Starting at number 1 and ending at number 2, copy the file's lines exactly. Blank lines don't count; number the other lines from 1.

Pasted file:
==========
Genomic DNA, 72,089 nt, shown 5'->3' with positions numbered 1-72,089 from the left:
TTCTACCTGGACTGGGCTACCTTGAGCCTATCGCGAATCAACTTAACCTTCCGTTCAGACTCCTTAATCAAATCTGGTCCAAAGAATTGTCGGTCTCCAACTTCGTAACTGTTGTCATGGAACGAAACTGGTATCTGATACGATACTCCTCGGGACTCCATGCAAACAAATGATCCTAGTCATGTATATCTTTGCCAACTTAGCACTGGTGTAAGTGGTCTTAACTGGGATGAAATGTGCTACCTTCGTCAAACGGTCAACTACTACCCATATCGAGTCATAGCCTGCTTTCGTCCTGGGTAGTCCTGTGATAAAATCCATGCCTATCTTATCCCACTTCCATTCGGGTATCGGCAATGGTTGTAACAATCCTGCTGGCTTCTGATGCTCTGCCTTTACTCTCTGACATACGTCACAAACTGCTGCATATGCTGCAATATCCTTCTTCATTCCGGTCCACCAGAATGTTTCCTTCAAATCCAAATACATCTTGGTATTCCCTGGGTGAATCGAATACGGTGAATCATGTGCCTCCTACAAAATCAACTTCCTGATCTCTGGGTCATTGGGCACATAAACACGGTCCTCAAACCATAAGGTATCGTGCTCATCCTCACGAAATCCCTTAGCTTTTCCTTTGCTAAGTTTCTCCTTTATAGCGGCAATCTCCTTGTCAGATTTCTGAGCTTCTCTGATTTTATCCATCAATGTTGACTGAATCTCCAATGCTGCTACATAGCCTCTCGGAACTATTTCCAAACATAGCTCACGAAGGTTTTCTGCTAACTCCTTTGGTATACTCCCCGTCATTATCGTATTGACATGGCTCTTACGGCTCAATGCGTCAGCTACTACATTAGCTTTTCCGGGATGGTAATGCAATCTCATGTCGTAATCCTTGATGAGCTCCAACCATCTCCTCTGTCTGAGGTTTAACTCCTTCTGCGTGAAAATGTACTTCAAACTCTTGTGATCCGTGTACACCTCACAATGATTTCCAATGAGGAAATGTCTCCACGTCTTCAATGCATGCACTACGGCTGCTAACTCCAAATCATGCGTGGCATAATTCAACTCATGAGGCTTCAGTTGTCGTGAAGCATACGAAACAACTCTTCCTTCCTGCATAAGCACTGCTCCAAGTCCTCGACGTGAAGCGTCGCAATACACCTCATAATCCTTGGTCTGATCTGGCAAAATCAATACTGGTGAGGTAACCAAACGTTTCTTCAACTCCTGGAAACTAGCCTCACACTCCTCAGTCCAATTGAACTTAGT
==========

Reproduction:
Genomic DNA, 72,089 nt, shown 5'->3' with positions numbered 1-72,089 from the left:
TTCTACCTGGACTGGGCTACCTTGAGCCTATCGCGAATCAACTTAACCTTCCGTTCAGACTCCTTAATCAAATCTGGTCCAAAGAATTGTCGGTCTCCAACTTCGTAACTGTTGTCATGGAACGAAACTGGTATCTGATACGATACTCCTCGGGACTCCATGCAAACAAATGATCCTAGTCATGTATATCTTTGCCAACTTAGCACTGGTGTAAGTGGTCTTAACTGGGATGAAATGTGCTACCTTCGTCAAACGGTCAACTACTACCCATATCGAGTCATAGCCTGCTTTCGTCCTGGGTAGTCCTGTGATAAAATCCATGCCTATCTTATCCCACTTCCATTCGGGTATCGGCAATGGTTGTAACAATCCTGCTGGCTTCTGATGCTCTGCCTTTACTCTCTGACATACGTCACAAACTGCTGCATATGCTGCAATATCCTTCTTCATTCCGGTCCACCAGAATGTTTCCTTCAAATCCAAATACATCTTGGTATTCCCTGGGTGAATCGAATACGGTGAATCATGTGCCTCCTACAAAATCAACTTCCTGATCTCTGGGTCATTGGGCACATAAACACGGTCCTCAAACCATAAGGTATCGTGCTCATCCTCACGAAATCCCTTAGCTTTTCCTTTGCTAAGTTTCTCCTTTATAGCGGCAATCTCCTTGTCAGATTTCTGAGCTTCTCTGATTTTATCCATCAATGTTGACTGAATCTCCAATGCTGCTACATAGCCTCTCGGAACTATTTCCAAACATAGCTCACGAAGGTTTTCTGCTAACTCCTTTGGTATACTCCCCGTCATTATCGTATTGACATGGCTCTTACGGCTCAATGCGTCAGCTACTACATTAGCTTTTCCGGGATGGTAATGCAATCTCATGTCGTAATCCTTGATGAGCTCCAACCATCTCCTCTGTCTGAGGTTTAACTCCTTCTGCGTGAAAATGTACTTCAAACTCTTGTGATCCGTGTACACCTCACAATGATTTCCAATGAGGAAATGTCTCCACGTCTTCAATGCATGCACTACGGCTGCTAACTCCAAATCATGCGTGGCATAATTCAACTCATGAGGCTTCAGTTGTCGTGAAGCATACGAAACAACTCTTCCTTCCTGCATAAGCACTGCTCCAAGTCCTCGACGTGAAGCGTCGCAATACACCTCATAATCCTTGGTCTGATCTGGCAAAATCAATACTGGTGAGGTAACCAAACGTTTCTTCAACTCCTGGAAACTAGCCTCACACTCCTCAGTCCAATTGAACTTAGT